Prof. Bryan Caplan

bcaplan@gmu.edu

http://www.gmu.edu/departments/economics/bcaplan

Econ 321

HW#2 (Please type all answers)

I.                     Suppose there are equal quantities of two kinds of labor: skilled and unskilled.  Demand for skilled labor is much higher: the market wage of skilled workers is \$20, the market wage of unskilled is \$3.  Diagram the effect of a \$7 minimum wage on both markets.

The minimum wage raises the wage of unskilled labor, creating a labor surplus.  And by raising the price of unskilled labor, it increases demand for skilled labor; since unskilled labor is now more expensive, employers buy more skilled labor instead.  There is no surplus in the labor market for skilled laborers, because S and D intersect well above the minimum wage.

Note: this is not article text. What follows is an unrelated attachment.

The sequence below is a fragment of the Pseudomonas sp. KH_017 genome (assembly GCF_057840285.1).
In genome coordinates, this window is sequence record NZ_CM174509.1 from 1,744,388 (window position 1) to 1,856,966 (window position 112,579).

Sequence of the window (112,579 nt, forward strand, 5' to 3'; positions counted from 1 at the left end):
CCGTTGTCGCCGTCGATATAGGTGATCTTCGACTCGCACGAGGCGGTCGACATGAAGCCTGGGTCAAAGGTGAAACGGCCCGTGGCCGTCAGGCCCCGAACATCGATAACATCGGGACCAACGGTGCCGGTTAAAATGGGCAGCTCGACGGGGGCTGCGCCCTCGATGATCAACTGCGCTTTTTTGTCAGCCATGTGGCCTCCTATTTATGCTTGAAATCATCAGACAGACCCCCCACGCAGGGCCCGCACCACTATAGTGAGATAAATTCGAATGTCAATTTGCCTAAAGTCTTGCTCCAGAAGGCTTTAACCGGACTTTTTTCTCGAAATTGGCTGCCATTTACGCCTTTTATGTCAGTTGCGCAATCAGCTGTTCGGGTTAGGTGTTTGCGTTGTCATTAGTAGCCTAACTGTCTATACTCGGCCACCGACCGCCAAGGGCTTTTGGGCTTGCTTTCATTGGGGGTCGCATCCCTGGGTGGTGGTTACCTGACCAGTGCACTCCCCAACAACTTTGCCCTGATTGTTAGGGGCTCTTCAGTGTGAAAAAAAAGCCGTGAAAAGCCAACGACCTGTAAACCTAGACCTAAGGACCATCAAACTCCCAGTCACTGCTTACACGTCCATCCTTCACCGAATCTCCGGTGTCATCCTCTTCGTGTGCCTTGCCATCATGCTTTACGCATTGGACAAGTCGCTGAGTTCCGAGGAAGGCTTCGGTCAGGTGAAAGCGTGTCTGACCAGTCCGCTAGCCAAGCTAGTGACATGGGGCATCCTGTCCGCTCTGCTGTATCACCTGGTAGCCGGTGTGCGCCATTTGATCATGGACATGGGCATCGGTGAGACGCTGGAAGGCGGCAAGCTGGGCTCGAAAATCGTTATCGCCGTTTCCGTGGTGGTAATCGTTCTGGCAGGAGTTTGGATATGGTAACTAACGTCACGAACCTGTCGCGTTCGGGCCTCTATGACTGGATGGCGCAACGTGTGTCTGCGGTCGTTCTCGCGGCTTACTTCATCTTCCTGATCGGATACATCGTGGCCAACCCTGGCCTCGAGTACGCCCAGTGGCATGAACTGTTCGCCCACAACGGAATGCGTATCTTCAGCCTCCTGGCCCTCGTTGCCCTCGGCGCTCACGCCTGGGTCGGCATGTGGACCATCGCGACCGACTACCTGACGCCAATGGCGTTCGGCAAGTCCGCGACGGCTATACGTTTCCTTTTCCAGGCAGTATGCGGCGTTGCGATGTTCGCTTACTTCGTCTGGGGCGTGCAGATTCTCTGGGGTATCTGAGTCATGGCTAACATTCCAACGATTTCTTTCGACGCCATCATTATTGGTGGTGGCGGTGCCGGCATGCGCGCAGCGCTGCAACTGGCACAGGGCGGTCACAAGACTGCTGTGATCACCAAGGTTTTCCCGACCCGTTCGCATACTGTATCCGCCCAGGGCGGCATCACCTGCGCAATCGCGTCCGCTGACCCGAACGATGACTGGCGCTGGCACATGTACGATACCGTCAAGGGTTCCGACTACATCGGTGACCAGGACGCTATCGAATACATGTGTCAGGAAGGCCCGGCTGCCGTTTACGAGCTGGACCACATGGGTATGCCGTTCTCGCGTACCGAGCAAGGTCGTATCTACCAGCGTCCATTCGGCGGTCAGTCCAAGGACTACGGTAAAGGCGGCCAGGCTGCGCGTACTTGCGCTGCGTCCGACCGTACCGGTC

II.                   In France, unemployment is higher but real wages are lower than in the U.S.  Draw Aggregate Labor Demand and Aggregate Labor Supply for both countries showing how this is possible.

The French minimum wage is higher relative to the French equilibrium wage than the U.S. minimum wage is to the U.S. equilibrium wage.  Just draw ALD lower in France, and make the gap between the intersection and the minimum larger in France than the U.S.

III.                  Suppose that the nominal wage in 2000 is \$6.00/hour; in 2005 it rises to \$7.25/hour.  Fill in the following table for the real minimum wage (in 2000 \$'s) for 2000-2007.  Then graph the real minimum wage over time.

I calculated the Real Minimum Wage on January 1 of a given year, so I used the inflation rate for the previous year.  I would also accept it if you calculated the R.M.W. on December 31, so you use the inflation rate for the current year.